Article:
While other companies continue to release competitive–if poorly named–hardware products designed to offer consumers a choice beyond the iPod, it’s no secret that when you think mobile video and music, iTunes and the ubiquitous iPod leap to mind (particularly if you’re the type of person who also thinks “podcasts”).
This delights Wired News columnist (and my former colleague) Leander Kahney to no end. I know this because, among other discussions, we’ve had a continuing Mac versus PC debate (which, I would argue, is far more entertaining that current commercials on television, but I digress).
On this particular point, though, I think Kahney’s focus on Microsoft’s “iPod killer” is misplaced (although, it’s likely a response to the amount of press that the device has received).
Global competition in the mobile music and video hardware market continues to increase, which, if history has taught anything about Apple’s inability to hold its market share, should concern Mac-aholics.
Sony announced the release of five new Walkman products, digital music players that are designed, first and foremost, to help the company wrest control of the portable music market from others in the Japanese market, according to this AFP story.
The new Walkmans will allow users to listen to about three hours of music on a three-minute charge, and up to 50 hours on a two-hour charge.
A few years ago, I wouldn’t have been all that excited about a new product in Japan. Call me myopic. But the video game industry helped me understand global entertainment markets a bit better. A company such as Sony defines success as dominating two of the three key markets (Asia, Europe, and North America). Using the new Walkmans (Walkmen?) to take back the Asian market is likely the first step in a long, uphill battle–for which it has far more resources than Apple.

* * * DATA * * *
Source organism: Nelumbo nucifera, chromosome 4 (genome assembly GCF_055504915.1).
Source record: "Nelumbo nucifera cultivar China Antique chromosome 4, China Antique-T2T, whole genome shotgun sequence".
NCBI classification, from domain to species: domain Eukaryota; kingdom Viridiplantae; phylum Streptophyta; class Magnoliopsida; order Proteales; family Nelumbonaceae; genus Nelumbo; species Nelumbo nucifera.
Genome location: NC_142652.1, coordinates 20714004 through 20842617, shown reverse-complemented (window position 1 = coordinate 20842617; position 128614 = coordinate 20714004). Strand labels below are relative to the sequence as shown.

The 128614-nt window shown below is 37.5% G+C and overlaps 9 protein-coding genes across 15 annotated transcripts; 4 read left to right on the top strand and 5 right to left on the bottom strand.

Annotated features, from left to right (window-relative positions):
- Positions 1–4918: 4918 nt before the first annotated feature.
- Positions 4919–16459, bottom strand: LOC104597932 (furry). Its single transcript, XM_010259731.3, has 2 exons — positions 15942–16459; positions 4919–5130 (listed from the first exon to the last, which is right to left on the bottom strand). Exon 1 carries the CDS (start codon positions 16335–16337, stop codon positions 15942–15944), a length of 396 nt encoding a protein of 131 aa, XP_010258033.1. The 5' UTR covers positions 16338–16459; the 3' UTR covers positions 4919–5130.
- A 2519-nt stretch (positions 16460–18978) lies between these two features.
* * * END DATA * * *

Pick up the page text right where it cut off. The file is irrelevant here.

Sony isn’t just going after Apple on the digital music front, though. The company also announced its plan to develop a portable digital video player, according to this Reuters story.
Now, I’m not so foolish as to believe that Apple will lose its dominance in the portable player market, as it did in the computer market, because, frankly, they have what appears to be an insurmountable user base worldwide. From the Reuters story:
Sony created the market for portable music players with its epoch-making Walkman more than a quarter of a century ago, but in recent years it has trailed far behind Apple, whose iPod holds more than half the global digital media player market.
However, users tend to upgrade their portable systems far more frequently than their computers, which, if we’ve learned anything from the video-game industry, means there’s a chance to convert users on a regular and continuing basis.
But that doesn’t mean Sony is the company in the best position to knock Apple off its perch. As devices–particularly the smart phone–continue to become more powerful, it’s likely we’ll begin to see more powerful all-in-one devices. If that’s the case, Nokia, which owns 42 percent of the smart phone and PDA market, may become the 800-pound gorilla, according to this InfoWorld story.
To continue this hot pace of growth, vendors must convince buyers that new smartphones offer more benefits than less-expensive enhanced cell phones, Cozza said. To make that case, they will launch new products with advanced features and rich multimedia functions, she said. If they succeed, smartphone shipments could reach 81 million by the end of the year.
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